Regardless of the clinic where syphilis was diagnosed (the PrEP clinic or walk-in STI clinic), the part of the body most commonly affected by primary syphilis was the penis (80%) and the remainder of the lesions affected the anus.

Secondary syphilis

There was a total of 16 men with secondary syphilis—44% were diagnosed at the walk-in STI clinic and 56% were diagnosed at the PrEP clinic. All the men who were diagnosed at the STI clinic had symptoms of secondary syphilis. Usually the symptoms involved rash and/or genital or oral lesions. In contrast, only one of the men whose case of secondary syphilis was diagnosed at the PrEP clinic disclosed symptoms at his clinic visit.

Early latent syphilis

There were 29 men diagnosed with early latent syphilis. A majority (76%) of these cases were diagnosed at the PrEP clinic through routine lab tests. The remaining cases were diagnosed through lab tests at the walk-in STI clinic. According to the researchers, visits to the STI clinic were likely driven by “possibly symptoms or screening for other STIs”.

Bear in mind

The present study had at least the following limitations:

  • It was relatively small.
  • Participants were attending one sexual health centre.
  • It is possible that some men could have been diagnosed with syphilis at other clinics in the city; this would have resulted in under-estimating the total number of syphilis cases.
  • The symptoms of primary and secondary syphilis could be different in other populations in other parts of the world.

Despite these limitations, the study underscores the importance of syphilis screening among PrEP users. Indeed, the researchers stated that their findings suggest that “three-monthly syphilis screening at routine PrEP visits alone is not adequate to detect significant numbers of primary and secondary syphilis cases among MSM taking PrEP before they are potentially infectious and transmissible.”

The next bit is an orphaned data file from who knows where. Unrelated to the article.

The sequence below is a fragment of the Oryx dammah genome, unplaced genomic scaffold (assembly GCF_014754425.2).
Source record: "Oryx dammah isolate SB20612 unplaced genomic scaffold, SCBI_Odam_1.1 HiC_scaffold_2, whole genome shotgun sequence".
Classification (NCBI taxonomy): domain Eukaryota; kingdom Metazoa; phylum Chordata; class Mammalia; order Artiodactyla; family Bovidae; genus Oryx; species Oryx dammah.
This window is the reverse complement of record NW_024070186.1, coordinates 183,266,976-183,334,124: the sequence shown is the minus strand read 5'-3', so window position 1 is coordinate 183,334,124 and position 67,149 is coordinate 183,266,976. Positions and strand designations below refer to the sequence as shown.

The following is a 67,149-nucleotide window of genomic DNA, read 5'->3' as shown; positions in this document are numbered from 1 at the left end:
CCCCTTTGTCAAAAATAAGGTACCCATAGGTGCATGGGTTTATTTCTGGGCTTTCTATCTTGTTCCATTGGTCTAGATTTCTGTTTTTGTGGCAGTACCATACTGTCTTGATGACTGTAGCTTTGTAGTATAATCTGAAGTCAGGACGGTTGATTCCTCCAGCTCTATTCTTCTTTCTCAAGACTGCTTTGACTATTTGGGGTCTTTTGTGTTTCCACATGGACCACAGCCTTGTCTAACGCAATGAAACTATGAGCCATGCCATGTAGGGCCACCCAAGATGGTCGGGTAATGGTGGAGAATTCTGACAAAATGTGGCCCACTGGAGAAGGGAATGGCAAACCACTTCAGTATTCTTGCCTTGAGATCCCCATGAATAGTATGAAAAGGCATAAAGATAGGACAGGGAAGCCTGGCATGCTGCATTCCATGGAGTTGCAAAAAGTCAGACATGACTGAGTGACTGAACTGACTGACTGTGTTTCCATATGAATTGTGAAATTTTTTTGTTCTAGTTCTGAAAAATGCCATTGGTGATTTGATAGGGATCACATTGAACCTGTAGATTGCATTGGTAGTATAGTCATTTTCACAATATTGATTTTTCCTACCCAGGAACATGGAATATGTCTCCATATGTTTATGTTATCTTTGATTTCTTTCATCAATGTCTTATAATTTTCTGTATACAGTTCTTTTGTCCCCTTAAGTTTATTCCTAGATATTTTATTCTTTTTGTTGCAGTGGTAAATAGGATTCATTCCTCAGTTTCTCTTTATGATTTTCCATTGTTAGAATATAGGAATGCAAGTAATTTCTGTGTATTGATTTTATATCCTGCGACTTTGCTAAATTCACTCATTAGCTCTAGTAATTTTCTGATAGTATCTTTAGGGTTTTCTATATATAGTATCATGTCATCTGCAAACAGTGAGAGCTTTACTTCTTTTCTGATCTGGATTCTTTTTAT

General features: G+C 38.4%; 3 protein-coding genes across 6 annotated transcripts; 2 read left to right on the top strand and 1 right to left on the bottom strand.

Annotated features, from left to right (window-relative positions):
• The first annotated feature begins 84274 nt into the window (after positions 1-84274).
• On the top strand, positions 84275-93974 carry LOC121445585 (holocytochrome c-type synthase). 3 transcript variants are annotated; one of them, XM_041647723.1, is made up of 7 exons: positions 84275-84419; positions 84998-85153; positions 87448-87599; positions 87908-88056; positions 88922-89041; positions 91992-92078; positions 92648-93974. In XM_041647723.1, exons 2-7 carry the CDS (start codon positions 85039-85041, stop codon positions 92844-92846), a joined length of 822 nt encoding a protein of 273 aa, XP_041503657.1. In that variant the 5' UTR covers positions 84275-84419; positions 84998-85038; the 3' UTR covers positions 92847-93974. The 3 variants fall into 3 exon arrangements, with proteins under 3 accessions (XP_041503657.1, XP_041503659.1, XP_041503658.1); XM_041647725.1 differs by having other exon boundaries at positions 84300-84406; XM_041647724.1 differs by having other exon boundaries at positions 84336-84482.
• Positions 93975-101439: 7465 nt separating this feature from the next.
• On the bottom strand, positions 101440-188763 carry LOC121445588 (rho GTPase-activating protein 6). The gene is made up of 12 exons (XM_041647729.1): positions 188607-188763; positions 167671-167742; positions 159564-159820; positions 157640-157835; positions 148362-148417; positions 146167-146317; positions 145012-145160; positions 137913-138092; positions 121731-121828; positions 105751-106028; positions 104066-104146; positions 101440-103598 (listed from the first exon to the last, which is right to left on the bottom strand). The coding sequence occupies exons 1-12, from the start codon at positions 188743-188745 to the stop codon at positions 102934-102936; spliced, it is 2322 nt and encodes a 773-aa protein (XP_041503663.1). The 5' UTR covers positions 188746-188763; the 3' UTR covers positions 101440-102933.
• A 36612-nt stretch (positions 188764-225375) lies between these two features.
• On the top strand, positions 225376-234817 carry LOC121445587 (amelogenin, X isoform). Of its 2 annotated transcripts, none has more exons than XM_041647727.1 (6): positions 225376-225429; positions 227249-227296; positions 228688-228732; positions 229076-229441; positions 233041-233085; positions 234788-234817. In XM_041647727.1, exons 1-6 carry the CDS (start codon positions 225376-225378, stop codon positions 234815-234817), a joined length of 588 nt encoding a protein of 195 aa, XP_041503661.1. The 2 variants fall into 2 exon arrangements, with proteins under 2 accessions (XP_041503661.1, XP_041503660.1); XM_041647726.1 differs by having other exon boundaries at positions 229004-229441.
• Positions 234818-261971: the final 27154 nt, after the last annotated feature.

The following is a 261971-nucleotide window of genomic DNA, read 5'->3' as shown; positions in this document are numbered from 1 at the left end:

The researchers made several other important points:

To remedy the situation that they have uncovered, they recommended that “access to syphilis screening and testing between PrEP clinic appointments should be available so treatment of [newly diagnosed infections] can be administered without delay.”

“MSM who are commencing HIV PrEP should receive education and health promotion regarding the risk for syphilis and recognition of primary and secondary lesions; and the importance of disclosing potential symptoms at PrEP appointments to expedite treatment.”

MSM “should be advised of the need for regular syphilis testing, including at least three-monthly screening for [symptom-free] infection, and in addition, testing for any lesions or symptoms that develop between PrEP clinic appointments.”

—Sean R. Hosein


Infectious syphilis in Canada – Public Health Agency of Canada

Syphilis in Canada: Technical report on epidemiological trends, determinants and interventions – Public Health Agency of Canada

Canadian guidelines on sexually transmitted infections: Summary of recommendations for chlamydia trachomatis (CT), neisseria gonorrhoeae (NG) and syphilis – Public Health Agency of Canada

Syphilis – CATIE factsheet

High interest in syphilis pre- and post-exposure prophylaxis (PrEP and PEP) among men who have sex with men – CATIE News

Montreal doctors report on cases of syphilis affecting the eyes – CATIE News

British Columbia — increasing cases of syphilis affecting the eye  – CATIE News

Syphilis cases on the rise among HIV-positive people in Calgary – CATIE News


  1. Peel J, Chow EPF, Denham I, et al. Clinical presentation of incident syphilis among men who have sex with men taking HIV Pre-Exposure Prophylaxis in Melbourne, Australia. Clinical Infectious Diseases. 2021; in press.
  2. Leber A, MacPherson P, Lee BC. Epidemiology of infectious syphilis in Ottawa. Recurring themes revisited. Canadian Journal of Public Health. 2008 Sep-Oct;99(5):401-5
  3. O'Byrne P, MacPherson P. Syphilis. BMJ. 2019 Jun 28;365:l4159.